How to protect seniors -- older parents, relatives and loved ones -- who live alone. Tips on what to do in case of an emergency. Safety ideas.

Tuesday, January 16, 2007

D is for Defense: Deterring MS and Cancer via Vitamin D

Based on the BromsaMS Wikidot web article “Vitamin D And Multiple Sclerosis” and the Nutrition Journal web article “Nutrition and cancer: A review of the evidence for an anti-cancer diet” by Michael S Donaldson

Edited (with Introduction) by Dr. Don Rose


Various studies indicate that higher levels of Vitamin D in the body are associated with reduced risk or recurrence of MS (Multiple Sclerosis) and cancer. While more study is needed to establish whether increasing Vitamin D levels with supplements will reduce the risk of disease, it appears that, in general, supplements can provide a very low cost and safe form of “insurance” for your health. In other words, there doesn’t seem to be much downside to taking supplements like Vitamin D, yet a very large potential upside. (Of course, always consult your doctor before taking any supplements.) Read below for more details. --D.R.



Vitamin D is produced primarily from the exposure of the skin to sunshine. Even casual exposure of the face, hands, and arms in the summer generates a large amount of vitamin D. In fact, simulated sunshine, equivalent to standing on a sunny beach until a slight pinkness of the skin was detected, was equivalent to a 20,000 IU oral dose of vitamin D2 [1]. (Note that the RDA is 400 IU for most adults.) It has been estimated that 1,000 IU per day is the minimal amount needed to maintain adequate levels of vitamin D in the absence of sunshine [1], and that up to 4,000 IU per day can be safely used with additional benefit [2].

Vitamin D and MS

Good news about Vitamin D: researchers at the Harvard School of Public Health have found that the risk of MS is lowest among people whose Vitamin D levels are high. While other research has suggested this link, the Harvard study is the first to indicate that increasing Vitamin D levels could help prevent MS, a chronic degenerative neurological disease that affects some 350,000 people in the United States and two million worldwide.

Working with researchers from the U.S. Army and Navy, the Harvard team analyzed stored serum samples from more than seven million individuals for levels of 25-hydroxyvitamin D [25(OH)D]. They found that the risk of MS among whites whose Vitamin D levels were highest was 62 percent lower than among those whose levels were lowest. No significant associations were found among blacks and Hispanics, perhaps because there were fewer of their serum samples available or because these groups tend to have low Vitamin D levels. More study is needed to establish whether increasing Vitamin D levels with supplements will reduce the risk of MS. The study was published in the December 20, 2006 issue of the Journal of the American Medical Association.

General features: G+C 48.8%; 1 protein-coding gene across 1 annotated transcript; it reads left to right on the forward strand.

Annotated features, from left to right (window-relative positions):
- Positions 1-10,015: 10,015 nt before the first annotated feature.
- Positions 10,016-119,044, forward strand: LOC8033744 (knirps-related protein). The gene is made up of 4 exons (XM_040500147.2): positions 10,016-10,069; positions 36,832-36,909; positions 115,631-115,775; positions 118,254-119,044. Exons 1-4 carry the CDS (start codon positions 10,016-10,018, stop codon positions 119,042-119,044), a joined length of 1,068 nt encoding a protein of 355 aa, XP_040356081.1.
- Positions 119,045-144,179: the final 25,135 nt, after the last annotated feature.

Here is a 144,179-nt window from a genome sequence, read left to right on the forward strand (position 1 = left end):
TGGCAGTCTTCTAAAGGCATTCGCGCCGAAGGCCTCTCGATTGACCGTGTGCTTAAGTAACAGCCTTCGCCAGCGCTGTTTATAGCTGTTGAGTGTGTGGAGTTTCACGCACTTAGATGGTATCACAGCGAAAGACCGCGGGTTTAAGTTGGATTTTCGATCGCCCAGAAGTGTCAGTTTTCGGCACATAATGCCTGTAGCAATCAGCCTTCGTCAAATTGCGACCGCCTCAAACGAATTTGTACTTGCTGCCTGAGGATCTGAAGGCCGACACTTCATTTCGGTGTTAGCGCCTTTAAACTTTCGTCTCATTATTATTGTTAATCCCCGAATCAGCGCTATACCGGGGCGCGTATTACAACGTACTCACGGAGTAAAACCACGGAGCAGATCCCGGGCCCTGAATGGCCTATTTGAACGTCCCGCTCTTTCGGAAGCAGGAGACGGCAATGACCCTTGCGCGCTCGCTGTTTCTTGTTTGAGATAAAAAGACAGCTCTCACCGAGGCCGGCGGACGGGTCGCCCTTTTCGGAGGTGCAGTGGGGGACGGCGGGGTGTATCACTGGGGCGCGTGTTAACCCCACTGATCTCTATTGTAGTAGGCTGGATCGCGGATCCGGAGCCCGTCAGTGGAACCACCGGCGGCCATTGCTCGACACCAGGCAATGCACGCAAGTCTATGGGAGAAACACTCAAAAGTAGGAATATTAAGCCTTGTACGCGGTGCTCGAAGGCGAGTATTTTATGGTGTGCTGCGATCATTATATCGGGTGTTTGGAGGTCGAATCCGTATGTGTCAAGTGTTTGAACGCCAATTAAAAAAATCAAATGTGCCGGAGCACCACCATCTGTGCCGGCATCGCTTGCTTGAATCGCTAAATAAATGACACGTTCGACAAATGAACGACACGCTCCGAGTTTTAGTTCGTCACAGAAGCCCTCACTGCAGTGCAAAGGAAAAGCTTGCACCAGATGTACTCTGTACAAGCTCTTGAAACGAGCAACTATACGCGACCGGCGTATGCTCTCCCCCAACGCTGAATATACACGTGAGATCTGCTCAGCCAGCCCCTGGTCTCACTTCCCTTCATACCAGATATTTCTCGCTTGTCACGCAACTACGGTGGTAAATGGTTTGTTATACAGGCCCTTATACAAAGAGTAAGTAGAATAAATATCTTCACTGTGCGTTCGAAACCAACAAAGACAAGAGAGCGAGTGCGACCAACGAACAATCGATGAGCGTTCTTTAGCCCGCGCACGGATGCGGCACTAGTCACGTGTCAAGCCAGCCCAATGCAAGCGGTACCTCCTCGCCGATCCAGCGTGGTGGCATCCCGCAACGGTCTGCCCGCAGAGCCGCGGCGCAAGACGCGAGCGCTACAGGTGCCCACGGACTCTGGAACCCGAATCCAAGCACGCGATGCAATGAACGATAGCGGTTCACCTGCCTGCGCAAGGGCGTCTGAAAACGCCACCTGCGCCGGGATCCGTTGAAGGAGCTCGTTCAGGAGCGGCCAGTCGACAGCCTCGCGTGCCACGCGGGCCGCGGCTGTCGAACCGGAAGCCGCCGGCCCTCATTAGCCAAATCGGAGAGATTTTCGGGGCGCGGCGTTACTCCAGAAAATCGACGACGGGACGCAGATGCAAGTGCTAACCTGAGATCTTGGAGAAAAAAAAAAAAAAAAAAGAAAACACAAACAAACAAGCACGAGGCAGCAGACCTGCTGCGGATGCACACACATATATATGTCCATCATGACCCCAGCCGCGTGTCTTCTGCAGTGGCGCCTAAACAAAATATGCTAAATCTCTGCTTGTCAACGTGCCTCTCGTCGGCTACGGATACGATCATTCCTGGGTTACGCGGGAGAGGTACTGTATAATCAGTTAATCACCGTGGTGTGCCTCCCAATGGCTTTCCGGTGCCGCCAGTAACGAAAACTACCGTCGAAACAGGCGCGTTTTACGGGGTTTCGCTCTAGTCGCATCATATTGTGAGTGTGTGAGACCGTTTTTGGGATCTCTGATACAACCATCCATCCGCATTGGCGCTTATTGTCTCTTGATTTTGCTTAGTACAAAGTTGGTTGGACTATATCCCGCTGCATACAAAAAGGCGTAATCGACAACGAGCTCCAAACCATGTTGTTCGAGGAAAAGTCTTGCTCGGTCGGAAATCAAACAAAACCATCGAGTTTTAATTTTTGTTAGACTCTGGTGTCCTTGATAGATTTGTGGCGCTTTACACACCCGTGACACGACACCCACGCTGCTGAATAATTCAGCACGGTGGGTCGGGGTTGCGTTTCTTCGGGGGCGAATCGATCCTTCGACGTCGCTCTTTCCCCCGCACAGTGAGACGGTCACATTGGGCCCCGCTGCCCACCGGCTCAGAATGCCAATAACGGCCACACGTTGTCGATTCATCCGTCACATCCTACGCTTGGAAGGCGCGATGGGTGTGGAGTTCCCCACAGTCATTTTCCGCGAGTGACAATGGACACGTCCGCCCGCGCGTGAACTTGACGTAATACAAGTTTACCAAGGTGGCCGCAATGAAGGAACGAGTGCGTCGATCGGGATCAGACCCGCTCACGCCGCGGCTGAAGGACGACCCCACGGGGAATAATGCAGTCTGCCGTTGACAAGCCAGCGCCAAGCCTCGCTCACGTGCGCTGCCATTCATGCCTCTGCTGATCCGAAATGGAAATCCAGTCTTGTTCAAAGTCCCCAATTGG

Vitamin D and Cancer

The concentration of the active hormonal form of vitamin D is tightly regulated in the blood by the kidneys. This active hormonal form of vitamin D has the potent anti-cancer properties. It has been discovered that various types of normal and cancerous tissues, including prostate cells [3], colon tissue [4], breast, ovarian and cervical tissue [5], pancreatic tissue [6] and a lung cancer cell line [7] all have the ability to convert the major circulating form of vitamin D, 25(OH)D, into the active hormonal form, 1,25(OH)2D. So, there is a local mechanism in many tissues of the body for converting the form of vitamin D in the body that is elevated by sunshine exposure into a hormone that has anticancer activity.

Indeed, 25(OH)D has been shown to inhibit growth of colonic epithelial cells [8], primary prostatic epithelial cells [9], and pancreatic cells [6]. So, the laboratory work is confirming what had been seen some time ago in ecological studies of populations and sunshine exposure.

The mortality rates for colon, breast, and ovary cancer in the USA show a marked north-south gradient [10]. In ecological studies of populations and sunlight exposure, sunlight has been found to have a protective effect for prostate cancer [11], ovarian cancer [12], and breast cancer [13]. Recently Grant found that sunlight was also protective for bladder, endometrial, renal cancer, multiple myeloma, and Non-Hodgkins lymphoma in Europe [14] and bladder, esophageal, kidney, lung, pancreatic, rectal, stomach, and corpus uteri cancer in the USA [15]. Several prospective studies of vitamin D and cancer have also shown a protective effect from vitamin D. It could be that sunshine and vitamin D are protective factors for cancers of many organs that can convert 25(OH)D into 1,25(OH)D2.


1. Holick MF: Vitamin D: importance in the prevention of cancers, type 1 diabetes, heart disease, and osteoporosis.Am J Clin Nutr 2004, 79:362-371. [PubMed Abstract]

2. Vieth R, Kimball S, Hu A, Walfish PG: Randomized comparison of the effects of the vitamin D3 adequate intake versus 100 mcg (4000 IU) per day on biochemical responses and the wellbeing of patients.Nutr J 2004, 3:8. [PubMed Abstract][PubMed Central Full Text]

3. Schwartz GG, Whitlatch LW, Chen TC, Lokeshwar BL, Holick MF: Human prostate cells synthesize 1,25-dihydroxyvitamin D3 from 25-hydroxyvitamin D3.Cancer Epidemiol Biomarkers Prev 1998, 7:391-395. [PubMed Abstract]